Former IAEA weapons analyst Scott Ritter and a Russian member of a prominent scientific institution found themselves to be in agreement on the inapplicability of the Pope’s proposal for negotiations without precondition for an end to the Third World War in Europe. “I completely agree with Scott Ritter that in the present moment it’s impossible to stop the war by negotiation proposed by the Pope … the only way to stop the war is to stop providing money and weapons to Ukraine. In three days the war will stop. This is the only way,” the Russian scientist said. Scott Ritter said, “Helga, I wish you the best of luck with the Vatican. I really do, and I hope you prove me wrong. I want you to prove me wrong! I want you to come up with an adequate negotiating forum that actually works, but I’m here to tell you right now, Russia will never, ever, ever negotiate with anyone about Ukraine.”
Is this correct? Zepp-LaRouche, in a dialogue with both speakers, advised them and the audience to examine the presently stated military postures of Russia and NATO. She pointed out that this posed an apparently insoluble paradox. The bureaucracies of the NATO countries—the “Anglosphere”—have said that “war is the way to peace,” that nothing short of the total defeat of Russia, including their removal of troops from Crimea and the Donbass region, is acceptable. Both sides, however, cannot both “get what they want.” Each cannot win “total victory,” and neither side can “back down” from preventing the total victory of the other. NATO and Russia have world-destroying thermonuclear arsenals. These doomsday weapons are the only means, conceivable within the constraints of geopolitics, to surely prevent a “total victory for you/total defeat for me” outcome for each. The alternative to the zero-sum game is total defeat for everyone—zero-zero, or lose-lose.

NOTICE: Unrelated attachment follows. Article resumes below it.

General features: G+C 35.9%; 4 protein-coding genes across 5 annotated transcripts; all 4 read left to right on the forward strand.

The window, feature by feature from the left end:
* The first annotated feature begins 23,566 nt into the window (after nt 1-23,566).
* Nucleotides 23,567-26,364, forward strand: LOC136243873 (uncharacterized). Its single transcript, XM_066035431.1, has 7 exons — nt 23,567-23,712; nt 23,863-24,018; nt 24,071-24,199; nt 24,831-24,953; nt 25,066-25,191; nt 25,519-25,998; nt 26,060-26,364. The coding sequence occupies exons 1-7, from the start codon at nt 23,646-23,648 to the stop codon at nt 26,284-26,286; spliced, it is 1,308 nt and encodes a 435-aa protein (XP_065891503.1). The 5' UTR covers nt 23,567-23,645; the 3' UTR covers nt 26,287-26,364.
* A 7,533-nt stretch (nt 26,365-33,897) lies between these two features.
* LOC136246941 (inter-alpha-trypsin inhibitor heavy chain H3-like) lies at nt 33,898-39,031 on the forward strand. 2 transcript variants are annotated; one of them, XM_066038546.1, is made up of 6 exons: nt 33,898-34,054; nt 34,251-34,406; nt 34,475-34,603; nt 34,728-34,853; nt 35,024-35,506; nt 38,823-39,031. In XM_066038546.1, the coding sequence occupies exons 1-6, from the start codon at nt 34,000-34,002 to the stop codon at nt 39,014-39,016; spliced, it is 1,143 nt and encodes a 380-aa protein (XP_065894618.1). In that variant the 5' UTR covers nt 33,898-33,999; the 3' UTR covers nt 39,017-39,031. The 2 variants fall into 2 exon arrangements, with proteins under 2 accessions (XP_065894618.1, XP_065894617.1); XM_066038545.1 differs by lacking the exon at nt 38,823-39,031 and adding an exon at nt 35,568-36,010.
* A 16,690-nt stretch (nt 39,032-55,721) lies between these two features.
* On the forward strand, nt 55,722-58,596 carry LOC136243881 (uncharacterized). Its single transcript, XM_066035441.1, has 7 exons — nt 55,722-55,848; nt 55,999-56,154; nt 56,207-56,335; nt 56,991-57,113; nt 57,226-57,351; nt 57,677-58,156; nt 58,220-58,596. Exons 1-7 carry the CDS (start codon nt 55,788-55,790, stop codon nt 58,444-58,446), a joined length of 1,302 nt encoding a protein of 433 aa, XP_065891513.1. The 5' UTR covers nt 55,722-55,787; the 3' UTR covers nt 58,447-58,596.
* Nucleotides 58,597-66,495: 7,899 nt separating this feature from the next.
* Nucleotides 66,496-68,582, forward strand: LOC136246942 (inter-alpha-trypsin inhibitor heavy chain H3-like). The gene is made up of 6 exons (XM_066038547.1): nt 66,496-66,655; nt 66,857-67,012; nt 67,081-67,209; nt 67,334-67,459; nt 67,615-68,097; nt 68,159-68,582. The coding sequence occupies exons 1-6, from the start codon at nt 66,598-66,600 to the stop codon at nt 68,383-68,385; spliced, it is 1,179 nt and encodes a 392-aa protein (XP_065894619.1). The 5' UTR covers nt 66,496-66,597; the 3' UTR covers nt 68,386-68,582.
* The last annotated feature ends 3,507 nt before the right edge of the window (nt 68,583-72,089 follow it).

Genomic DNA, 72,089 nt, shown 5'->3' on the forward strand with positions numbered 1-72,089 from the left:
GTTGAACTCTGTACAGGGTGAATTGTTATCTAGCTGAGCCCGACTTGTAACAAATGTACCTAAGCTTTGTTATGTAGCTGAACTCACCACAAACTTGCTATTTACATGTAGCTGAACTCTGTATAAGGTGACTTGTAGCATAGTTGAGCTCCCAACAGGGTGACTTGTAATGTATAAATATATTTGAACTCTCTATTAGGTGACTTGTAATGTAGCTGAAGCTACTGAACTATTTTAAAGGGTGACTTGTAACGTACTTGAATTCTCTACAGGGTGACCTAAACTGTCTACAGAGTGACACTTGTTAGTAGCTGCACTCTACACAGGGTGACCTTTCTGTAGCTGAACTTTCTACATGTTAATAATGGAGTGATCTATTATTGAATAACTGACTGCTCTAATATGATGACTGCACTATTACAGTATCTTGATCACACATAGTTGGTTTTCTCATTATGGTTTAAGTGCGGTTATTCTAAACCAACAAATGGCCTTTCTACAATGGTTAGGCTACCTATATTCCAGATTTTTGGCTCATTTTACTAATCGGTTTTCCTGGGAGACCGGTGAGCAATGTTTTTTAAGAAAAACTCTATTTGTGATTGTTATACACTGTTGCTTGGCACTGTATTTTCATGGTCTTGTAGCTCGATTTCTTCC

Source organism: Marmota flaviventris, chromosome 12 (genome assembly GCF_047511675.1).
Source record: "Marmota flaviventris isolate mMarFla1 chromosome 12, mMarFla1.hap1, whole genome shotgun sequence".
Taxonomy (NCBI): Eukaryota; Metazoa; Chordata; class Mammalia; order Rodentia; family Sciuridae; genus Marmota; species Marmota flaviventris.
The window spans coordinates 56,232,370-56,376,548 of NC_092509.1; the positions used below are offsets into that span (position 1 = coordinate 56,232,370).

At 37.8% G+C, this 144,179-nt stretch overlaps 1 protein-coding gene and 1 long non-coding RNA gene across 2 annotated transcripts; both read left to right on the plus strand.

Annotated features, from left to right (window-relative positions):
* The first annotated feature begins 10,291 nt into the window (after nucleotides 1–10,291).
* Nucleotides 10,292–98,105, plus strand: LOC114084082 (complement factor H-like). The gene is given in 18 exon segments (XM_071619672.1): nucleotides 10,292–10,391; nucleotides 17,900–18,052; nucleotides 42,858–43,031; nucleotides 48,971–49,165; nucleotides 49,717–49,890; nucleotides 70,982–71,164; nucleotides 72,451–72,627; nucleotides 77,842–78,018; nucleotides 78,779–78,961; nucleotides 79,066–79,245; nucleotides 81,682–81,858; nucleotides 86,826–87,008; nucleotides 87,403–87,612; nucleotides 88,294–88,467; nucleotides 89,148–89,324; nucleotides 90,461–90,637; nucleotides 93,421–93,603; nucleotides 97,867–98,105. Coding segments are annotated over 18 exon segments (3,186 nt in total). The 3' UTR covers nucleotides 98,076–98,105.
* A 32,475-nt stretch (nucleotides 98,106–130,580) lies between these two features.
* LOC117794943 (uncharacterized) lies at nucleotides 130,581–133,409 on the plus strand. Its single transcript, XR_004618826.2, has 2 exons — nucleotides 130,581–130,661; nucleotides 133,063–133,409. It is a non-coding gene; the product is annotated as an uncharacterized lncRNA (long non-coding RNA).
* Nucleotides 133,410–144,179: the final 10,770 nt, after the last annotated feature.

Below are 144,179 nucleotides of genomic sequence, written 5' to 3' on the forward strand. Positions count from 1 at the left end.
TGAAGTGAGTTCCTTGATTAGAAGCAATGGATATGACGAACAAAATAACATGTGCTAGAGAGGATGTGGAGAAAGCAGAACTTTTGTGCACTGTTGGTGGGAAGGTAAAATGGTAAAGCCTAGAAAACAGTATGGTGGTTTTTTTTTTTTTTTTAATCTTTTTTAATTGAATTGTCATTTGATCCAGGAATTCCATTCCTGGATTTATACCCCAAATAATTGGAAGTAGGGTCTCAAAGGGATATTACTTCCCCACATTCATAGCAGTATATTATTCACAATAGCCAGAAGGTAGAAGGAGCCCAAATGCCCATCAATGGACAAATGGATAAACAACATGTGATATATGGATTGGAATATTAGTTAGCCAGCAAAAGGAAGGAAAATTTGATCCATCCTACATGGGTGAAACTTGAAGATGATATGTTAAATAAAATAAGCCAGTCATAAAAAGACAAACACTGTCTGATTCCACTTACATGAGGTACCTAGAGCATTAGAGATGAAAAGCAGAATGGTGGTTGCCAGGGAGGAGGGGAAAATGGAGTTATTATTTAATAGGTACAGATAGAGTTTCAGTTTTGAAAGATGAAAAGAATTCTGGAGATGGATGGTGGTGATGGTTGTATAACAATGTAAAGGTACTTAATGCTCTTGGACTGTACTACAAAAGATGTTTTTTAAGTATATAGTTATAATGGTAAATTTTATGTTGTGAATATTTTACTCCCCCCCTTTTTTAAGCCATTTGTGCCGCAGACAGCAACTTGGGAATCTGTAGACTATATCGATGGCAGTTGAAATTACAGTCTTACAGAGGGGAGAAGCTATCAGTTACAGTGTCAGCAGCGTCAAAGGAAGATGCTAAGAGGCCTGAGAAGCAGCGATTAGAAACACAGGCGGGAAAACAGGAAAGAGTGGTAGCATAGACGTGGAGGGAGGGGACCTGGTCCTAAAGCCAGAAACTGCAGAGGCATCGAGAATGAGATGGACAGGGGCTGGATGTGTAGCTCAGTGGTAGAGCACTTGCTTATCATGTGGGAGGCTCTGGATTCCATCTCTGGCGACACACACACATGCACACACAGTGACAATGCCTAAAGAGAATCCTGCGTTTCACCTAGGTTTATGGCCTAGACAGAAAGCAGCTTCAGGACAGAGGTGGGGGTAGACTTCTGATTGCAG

An additional problem: There have been several near-launches of nuclear weapons in the past. Now, there is a far greater chance than at any other time that the weapons would be used. How do we know? Because neither side can, as of now, trust the other. That must immediately change. How? An idea that lives above the domain inhabited by the “war-gamers” with their Satanic, infernal calculus, good only for counting “how many people will survive a full-scale thermonuclear attack,” must be introduced. Geopolitical axioms must be overturned.
We must introduce a higher-order policy concept, incommensurable with geopolitics, that starts from the standpoint that the human race is essentially good. That was Cusa’s method at the Council of Florence, and must be ours today. We must all take up the challenge to counterpose to the idea “we are doomed to suffer thermonuclear hell due to the banality and bestiality of geopolitics,” another idea, from the poet Percy Shelley—that men, “even whilst they deny and abjure, are yet compelled to serve, that power which is seated on the throne of their own soul…”
Scott Ritter’s challenge—“I want you to prove me wrong!” should be taken up. That is the path of “learned ignorance” approaching the realm of truth, for everyone. And if we succeed in this effort, Ritter insists he won’t mind. “Let me just say this Helga. I say this with sincerity and a little humor…. I walked away from organized religion a long time ago … I’ve just lost faith. You get the Pope to successfully negotiate an end to this conflict, he can baptize me in [Rome’s famous] Trevi Fountain.”